From the original foursome sprung more characters, club members including Dawn, the new girl from California; Mallory and Jessi, the younger girls; Logan, the honorary boy member and Mary Anne's boyfriend; and later members Shannon and Abby. Along with the main characters and their gradual development throughout the series, we were immersed in the world of Stoneybrook, Connecticut—the kids being babysat, the family members and friends of the girls, the school that they attended and its teachers, the neighborhoods, the lifestyles. There were so many books, and so many details (hair and eye color, number and names of the various siblings and babysitting charges, hobbies and habits and qualities and family situations), that David Levithan, now Scholastic's editorial director and a Y.A. author himself, was, as a 19-year-old intern working on the series, tasked with keeping a "bible" so that nothing would be mixed up or forgotten: "The first rule was making sure everything stayed faithful to that world," he told The Atlantic Wire. "I was the guy on the subway not only reading the BSC, I was reading it with a highlighter to keep track of who spoke French, who had green eyes, and so on." Later, that "bible" was published as The Complete Guide to the Baby-sitters Club.
When Levithan started at Scholastic, the series "was already a juggernaut," he says. "I was not very familiar at 19, but I'd heard of it. I was plunged into the world of Stoneybrook, Connecticut, and I found I think like a 13-year-old girl very well! It was amazing to see that it was a fully embodied world to Ann and the editors and the readers. People knew it was fictional but it felt real."
A few times a year, Martin would plot out story ideas with her Scholastic editors, Levithan explains. They'd draw on their own childhood experiences, "always telling new stories and not just the same one over again. It gets harder and harder as it goes," he says, laughing. "We knew if we sat in the meeting and were like, 'Baby-sitters in space!' that would have been the sign of it jumping the shark. We did eventually get to the point that we felt the girls should graduate from eight grade, and that's the final book, but we found the desire was still there many years later and talked to Ann and came up with a prequel to go back into the world and introduce it to a new generation. We want to keep it alive and well, with repackaging, and a few other things coming down the pike." In odd perks of the job: Levithan got to name one character, Cary Retlin, after his best friend—"he showed up a few times, and in the years after, he'd tell me, 'Someone saw my name.' It's always fun making your best friend the arch villain."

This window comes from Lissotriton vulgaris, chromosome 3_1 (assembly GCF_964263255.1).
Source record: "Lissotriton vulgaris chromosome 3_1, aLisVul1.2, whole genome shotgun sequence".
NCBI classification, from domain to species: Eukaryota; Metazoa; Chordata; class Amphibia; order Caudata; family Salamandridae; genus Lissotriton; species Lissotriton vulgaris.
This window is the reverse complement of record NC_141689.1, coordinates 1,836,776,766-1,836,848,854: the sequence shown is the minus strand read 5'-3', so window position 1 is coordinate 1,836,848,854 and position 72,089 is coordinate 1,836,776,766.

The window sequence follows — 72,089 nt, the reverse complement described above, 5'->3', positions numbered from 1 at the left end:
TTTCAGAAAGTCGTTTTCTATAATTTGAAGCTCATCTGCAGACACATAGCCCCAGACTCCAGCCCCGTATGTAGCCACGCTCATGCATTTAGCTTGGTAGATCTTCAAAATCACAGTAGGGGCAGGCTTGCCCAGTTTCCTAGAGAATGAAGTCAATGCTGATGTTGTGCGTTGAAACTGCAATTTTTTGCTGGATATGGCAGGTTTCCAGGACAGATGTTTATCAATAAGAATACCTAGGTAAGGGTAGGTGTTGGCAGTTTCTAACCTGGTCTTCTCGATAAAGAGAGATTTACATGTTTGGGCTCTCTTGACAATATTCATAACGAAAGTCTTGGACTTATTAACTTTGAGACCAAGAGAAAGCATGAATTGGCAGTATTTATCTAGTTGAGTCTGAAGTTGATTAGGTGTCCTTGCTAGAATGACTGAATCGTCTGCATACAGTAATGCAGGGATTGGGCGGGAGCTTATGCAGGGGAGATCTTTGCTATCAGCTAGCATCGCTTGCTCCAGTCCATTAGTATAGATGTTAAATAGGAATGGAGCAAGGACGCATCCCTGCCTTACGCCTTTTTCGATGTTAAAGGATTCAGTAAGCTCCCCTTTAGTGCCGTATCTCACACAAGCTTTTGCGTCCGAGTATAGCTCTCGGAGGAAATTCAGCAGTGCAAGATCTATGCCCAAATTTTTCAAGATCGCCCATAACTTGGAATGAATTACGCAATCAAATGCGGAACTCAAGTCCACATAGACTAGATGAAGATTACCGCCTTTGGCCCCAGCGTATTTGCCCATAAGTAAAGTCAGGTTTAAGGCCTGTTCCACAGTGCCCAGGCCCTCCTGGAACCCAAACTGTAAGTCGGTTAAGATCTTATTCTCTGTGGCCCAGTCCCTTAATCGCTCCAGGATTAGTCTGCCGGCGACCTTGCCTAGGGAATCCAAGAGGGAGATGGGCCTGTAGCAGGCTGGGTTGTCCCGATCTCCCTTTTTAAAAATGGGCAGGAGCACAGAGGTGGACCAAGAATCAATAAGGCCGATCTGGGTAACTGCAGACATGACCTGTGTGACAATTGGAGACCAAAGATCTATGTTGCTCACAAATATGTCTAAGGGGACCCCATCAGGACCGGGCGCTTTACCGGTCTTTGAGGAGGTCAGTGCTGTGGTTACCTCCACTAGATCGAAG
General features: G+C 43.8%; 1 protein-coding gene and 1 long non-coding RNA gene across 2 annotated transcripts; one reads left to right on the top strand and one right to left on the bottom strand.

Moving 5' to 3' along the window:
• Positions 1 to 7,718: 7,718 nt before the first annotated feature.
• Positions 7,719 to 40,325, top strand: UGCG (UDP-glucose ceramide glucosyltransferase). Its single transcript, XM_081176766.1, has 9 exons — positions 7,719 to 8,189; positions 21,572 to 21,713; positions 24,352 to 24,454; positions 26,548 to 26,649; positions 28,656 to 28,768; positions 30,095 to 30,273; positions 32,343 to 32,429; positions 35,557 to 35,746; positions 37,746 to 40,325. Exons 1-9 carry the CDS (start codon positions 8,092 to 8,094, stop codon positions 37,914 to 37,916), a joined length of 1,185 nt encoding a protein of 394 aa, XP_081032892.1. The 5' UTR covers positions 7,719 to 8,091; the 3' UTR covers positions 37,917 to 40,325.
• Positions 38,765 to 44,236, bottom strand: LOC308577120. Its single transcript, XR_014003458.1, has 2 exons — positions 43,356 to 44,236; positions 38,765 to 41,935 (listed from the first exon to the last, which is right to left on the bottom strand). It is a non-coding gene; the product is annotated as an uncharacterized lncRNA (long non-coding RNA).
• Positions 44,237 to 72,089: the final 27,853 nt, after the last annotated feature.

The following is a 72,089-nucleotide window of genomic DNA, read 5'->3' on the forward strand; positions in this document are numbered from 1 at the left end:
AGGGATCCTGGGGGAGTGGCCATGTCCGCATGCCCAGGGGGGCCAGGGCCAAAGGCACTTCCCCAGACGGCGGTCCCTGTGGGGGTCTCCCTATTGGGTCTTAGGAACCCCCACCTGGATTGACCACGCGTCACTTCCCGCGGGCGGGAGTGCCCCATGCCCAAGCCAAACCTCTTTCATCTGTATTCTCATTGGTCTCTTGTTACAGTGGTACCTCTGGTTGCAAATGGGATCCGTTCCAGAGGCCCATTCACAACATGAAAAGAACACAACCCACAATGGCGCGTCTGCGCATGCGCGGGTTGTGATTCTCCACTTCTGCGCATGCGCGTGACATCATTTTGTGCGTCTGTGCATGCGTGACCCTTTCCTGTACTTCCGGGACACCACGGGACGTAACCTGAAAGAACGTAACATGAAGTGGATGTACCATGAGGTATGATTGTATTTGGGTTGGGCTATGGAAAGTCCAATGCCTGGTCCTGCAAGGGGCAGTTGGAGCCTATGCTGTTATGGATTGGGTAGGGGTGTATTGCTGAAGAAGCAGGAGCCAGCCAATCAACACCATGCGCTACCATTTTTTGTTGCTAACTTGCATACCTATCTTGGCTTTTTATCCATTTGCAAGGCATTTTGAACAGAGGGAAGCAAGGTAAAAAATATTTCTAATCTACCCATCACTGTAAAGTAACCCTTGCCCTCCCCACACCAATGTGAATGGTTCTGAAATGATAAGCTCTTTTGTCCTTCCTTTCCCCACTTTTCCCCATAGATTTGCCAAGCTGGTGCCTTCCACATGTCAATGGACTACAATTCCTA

Along with serving as easily-digestible monthly installments of sheer reading pleasure, the books taught a lot of girls (and boys, too—"there was a sort of boy babysitter underground," says Levithan, though the audience majority consisted of girls) lessons of empowerment, entrepreneurialism, and individualism. For some of us, the series also taught us how to love reading, and maybe even how to write. It immersed us in the world of Stoneybrook, Connecticut, and gave us a taste of what we might be able to accomplish in our own lives—it also taught us how to deal with common problems teens might face, ranging from the simple (annoying sisters and brothers, trouble at school) to deeper social and cultural issues, like coping with chronic illness, parents' divorce and remarriage, and racism. It's surely not surprising that this writer was a big fan of the series, but so were many others, including some of the editors who worked on the books at Scholastic.